I created a simple service layer polygon in network analyst (ArcGIS Desktop 10.2) with no hierarchies set in the street network. Now I don't understand why is this polygon created along some particular streets?

Why isn't is properly spread out? For example, why doesn't the polygon cover the areas/streets I have marked in red? Obviously those marked areas are also within 1 km.

The impedance is 1 km and 2 km respectively.

The streets are also well connected individual line elements as you can see the junctions.

enter image description here

  • oh yeah ofcourse, now its done.
    – Salman
    Oct 20, 2014 at 9:57
  • It looks like a lot of intersections are not actually junctioned, although I am not sure if that's the problem.
    – Erica
    Oct 20, 2014 at 11:06
  • I guess the junctions just depend on where the line elements are created so they need not necessarily be at all intersections. But in anycase that shouldn't be a reason for the service area polygon to form like this I think.
    – Salman
    Oct 20, 2014 at 12:02
  • Junctions allow Network Analyst to know where turns are allowed. Imagine two situations... (1) Road A and Road B meet at an intersection -- you can turn from A to B, and should have a junction there. (2) Road A goes over Road B on a bridge -- you can't turn from A to B, so there should not be a junction at that intersection because it would be an invalid route. But it also looks like there are many N-S roads junctioned off that main E-W street that it's already driving on, so it SHOULD be able to turn off it...
    – Erica
    Oct 20, 2014 at 12:13
  • Yes, actually every little N-S road is junctioning off the main E-W road. But for some reason the polygon simply doesn't go there. So does that mean wherever there is not a junction at an intersection in this network the two streets have elevation difference? Also there were no elevation fields while building the network dataset. This is actually a tiger street network for Portland.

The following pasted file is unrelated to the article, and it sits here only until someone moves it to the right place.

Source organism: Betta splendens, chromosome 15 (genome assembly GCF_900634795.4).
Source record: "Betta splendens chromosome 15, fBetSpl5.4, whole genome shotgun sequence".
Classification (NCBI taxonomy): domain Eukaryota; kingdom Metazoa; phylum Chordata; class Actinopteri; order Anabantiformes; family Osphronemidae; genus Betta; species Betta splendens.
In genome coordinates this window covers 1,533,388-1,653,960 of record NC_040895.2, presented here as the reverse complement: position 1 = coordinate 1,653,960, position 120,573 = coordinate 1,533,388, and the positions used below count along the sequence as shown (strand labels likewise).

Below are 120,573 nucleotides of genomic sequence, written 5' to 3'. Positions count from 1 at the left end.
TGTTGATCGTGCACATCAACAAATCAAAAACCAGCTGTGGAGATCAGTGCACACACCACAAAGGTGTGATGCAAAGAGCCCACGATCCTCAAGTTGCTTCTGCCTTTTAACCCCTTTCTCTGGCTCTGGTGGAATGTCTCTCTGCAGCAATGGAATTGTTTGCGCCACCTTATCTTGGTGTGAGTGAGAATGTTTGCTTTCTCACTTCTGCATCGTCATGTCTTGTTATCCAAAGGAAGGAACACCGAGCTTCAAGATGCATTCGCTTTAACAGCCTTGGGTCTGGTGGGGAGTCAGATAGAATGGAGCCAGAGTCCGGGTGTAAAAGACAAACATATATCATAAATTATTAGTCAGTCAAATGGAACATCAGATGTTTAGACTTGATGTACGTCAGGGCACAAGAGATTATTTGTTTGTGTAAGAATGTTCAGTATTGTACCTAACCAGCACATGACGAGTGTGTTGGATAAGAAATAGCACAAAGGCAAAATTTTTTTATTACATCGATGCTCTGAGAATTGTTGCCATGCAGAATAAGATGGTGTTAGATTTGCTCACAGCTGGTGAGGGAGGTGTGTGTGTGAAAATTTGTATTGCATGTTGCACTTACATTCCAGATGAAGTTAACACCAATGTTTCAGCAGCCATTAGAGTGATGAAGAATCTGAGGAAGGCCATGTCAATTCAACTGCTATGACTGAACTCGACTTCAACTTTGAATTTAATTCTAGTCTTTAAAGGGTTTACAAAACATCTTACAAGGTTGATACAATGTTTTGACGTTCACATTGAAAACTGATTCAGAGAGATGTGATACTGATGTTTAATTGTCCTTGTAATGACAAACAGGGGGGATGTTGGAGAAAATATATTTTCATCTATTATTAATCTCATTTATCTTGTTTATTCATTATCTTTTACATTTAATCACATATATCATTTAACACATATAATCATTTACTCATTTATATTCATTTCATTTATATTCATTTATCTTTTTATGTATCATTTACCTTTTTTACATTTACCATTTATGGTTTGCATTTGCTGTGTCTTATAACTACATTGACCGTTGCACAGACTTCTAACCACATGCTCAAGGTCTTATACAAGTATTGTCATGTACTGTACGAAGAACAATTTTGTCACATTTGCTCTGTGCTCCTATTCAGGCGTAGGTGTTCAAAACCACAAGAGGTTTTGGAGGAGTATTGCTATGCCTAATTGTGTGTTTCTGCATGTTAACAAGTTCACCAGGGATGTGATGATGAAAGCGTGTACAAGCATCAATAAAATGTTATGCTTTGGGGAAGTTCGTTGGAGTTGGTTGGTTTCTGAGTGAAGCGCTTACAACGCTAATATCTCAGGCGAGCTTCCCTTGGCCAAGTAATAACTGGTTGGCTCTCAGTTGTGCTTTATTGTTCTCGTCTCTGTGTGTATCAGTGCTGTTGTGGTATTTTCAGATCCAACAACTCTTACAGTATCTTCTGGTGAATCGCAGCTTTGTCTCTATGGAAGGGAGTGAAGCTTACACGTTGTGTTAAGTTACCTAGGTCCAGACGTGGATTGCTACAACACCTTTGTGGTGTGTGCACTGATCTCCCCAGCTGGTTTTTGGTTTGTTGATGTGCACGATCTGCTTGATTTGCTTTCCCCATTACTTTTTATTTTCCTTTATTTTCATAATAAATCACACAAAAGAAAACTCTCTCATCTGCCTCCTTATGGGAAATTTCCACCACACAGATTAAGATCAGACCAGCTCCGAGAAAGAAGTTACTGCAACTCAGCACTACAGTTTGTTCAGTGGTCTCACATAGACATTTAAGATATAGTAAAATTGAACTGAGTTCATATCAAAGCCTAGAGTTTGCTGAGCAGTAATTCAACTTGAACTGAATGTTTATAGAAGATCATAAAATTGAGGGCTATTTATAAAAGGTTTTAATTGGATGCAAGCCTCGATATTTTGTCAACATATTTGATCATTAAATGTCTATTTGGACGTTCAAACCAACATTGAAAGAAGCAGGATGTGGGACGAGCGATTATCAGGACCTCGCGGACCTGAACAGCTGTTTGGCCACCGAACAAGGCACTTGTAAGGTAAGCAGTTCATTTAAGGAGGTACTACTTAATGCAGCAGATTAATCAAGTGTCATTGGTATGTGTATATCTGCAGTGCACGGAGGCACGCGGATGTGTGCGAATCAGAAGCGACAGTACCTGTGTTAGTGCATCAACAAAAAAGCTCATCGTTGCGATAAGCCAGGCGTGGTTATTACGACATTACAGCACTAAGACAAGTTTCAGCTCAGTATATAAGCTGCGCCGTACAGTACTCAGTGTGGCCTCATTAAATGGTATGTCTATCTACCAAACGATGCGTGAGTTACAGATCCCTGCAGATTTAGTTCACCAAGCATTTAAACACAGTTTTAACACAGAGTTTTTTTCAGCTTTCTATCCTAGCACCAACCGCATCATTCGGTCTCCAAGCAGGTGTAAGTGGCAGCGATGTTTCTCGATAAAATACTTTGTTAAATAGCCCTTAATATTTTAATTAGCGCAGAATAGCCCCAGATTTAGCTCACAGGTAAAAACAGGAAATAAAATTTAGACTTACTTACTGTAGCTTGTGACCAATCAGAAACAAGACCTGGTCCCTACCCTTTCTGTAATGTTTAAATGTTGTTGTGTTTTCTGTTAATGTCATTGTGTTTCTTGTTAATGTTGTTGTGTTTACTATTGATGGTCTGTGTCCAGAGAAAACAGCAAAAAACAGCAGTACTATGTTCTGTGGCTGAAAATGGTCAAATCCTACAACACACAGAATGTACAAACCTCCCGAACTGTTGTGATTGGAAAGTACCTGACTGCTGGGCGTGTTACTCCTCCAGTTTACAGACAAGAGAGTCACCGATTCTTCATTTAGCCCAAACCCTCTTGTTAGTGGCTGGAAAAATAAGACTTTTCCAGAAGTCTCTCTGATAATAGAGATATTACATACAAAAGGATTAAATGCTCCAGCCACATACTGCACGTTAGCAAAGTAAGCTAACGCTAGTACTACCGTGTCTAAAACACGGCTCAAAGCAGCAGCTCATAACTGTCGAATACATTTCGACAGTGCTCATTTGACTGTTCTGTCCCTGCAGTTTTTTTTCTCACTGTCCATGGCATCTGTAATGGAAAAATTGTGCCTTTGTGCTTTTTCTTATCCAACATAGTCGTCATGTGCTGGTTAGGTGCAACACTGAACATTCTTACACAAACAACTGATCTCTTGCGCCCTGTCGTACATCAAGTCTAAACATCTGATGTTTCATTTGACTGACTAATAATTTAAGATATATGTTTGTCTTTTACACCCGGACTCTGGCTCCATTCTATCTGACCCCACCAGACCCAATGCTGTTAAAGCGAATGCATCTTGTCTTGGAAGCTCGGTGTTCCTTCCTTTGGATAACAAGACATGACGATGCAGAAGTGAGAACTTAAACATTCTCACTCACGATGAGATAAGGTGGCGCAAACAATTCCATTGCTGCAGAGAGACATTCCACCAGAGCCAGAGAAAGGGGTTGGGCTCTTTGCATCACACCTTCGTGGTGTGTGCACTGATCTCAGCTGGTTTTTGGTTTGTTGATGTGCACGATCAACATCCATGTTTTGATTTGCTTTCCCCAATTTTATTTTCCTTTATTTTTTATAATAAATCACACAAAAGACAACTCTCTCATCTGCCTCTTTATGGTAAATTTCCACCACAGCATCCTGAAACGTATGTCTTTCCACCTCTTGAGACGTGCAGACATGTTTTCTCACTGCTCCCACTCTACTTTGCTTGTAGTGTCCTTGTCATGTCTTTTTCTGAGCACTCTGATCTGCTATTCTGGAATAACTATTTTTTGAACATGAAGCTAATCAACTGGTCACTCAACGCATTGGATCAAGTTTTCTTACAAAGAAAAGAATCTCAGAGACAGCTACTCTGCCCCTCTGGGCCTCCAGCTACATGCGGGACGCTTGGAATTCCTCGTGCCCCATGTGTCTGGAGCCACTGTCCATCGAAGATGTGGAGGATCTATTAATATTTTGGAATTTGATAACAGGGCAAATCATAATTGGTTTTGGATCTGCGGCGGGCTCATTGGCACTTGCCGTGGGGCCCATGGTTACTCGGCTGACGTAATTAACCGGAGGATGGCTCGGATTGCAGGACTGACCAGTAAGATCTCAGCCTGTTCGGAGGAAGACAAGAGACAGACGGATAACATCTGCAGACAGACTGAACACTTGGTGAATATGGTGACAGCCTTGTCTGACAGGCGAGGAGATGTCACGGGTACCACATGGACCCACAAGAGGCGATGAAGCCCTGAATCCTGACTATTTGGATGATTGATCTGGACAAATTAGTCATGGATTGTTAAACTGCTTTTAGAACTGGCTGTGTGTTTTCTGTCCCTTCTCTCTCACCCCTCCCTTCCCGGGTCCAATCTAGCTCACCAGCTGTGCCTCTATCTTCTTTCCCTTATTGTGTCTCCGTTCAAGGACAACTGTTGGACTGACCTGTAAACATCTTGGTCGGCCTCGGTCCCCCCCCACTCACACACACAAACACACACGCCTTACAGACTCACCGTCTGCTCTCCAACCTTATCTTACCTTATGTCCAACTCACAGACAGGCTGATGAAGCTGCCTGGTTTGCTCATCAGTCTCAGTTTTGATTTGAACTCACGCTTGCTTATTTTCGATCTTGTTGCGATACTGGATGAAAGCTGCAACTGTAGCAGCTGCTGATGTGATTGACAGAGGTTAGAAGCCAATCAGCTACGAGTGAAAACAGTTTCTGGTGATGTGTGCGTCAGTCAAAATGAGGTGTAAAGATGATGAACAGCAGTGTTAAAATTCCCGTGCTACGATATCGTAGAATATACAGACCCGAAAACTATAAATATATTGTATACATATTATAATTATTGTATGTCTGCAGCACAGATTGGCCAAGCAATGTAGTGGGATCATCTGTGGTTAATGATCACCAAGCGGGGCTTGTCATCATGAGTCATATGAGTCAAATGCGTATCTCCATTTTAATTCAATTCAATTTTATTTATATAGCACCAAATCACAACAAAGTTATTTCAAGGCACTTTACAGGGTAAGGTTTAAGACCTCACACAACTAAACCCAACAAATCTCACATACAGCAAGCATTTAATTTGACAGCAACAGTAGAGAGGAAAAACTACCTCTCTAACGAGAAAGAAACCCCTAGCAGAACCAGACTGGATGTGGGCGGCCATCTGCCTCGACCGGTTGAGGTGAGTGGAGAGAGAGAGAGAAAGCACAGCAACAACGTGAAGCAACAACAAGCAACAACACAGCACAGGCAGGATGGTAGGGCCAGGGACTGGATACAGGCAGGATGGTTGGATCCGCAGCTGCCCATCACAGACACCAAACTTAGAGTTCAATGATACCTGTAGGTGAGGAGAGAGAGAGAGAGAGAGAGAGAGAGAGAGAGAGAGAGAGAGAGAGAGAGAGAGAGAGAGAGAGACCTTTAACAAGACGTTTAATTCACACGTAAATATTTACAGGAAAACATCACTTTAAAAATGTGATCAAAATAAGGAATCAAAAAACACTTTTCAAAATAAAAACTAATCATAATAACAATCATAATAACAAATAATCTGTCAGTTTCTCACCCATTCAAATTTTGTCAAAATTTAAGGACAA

– Salman
    Oct 20, 2014 at 12:58

1 Answer 1


Per the comments, and as Erica originally suggested, your network isn't correctly set up for analysis as evidenced by a severe lack of junctions. This could result from either geometry issues with the data or how the connectivity policy is defined. I suspect both might be an issue in your case, as most junctions I see are at line endpoints, but there are some at apparent intersections and some endpoints do not have junctions. Your service area polygons aren't spread out because the analysis cannot reach those areas of the network.

The geometry issue: In a network when two lines cross that doesn't mean there is actually an intersection or junction. A turn (or transfer in multi-modal networks) can only be made at a junction. In order for a junction to occur both lines must have a vertex at a common point. Even if one line has a vertex snapped to the other edge, it won't work - they both have to have one. These issues must be addressed in the source line data from which the network is created.

The connectivity policy issue: The connectivity policy is a network dataset property and can be set one of two ways related to this issue.

  1. The connectivity policy for the street layer is set to End only: a junction can only occur at a line endpoint (aka node, or first/last vertex).
  2. The connectivity policy for the street layer is set to Any Vertex: Junctions can occur at any vertex, be they at the beginning or end of the line or anywhere in between.

This network connectivity policy is easiest demonstrated by creating a T intersection. Create a line with three vertices, then a perpendicular line with two - one of which snaps to the middle vertex of the first line. Now create your start point on one leg of the T and your stop on another. In case 1 above, the route will fail with an error message that the destination is unreachable because no connection can be made at the middle of the line. In case 2 the route will succeed, because a junction is allowed at a non-nodal vertex.

A functional network of the area you're looking at should appear more like this:

enter image description here

  • thanks this descriptioon and the image are very helpful for me. I will have a look at the connectivity policy the network source layer to make suitable changes.
    – Salman
    Oct 21, 2014 at 8:07
  • 1
    one little thing i would like to know is how did you create this image with all junctions from my image? haha
    – Salman
    Oct 21, 2014 at 8:09
  • 1
    @Salman I didn't. I just happen to have a functional NDS of Portland and there was enough in your image to identify the area you were looking at. :)
    – Chris W
    Oct 21, 2014 at 19:02

Your Answer

By clicking “Post Your Answer”, you agree to our terms of service and acknowledge you have read our privacy policy.

Not the answer you're looking for? Browse other questions tagged or ask your own question.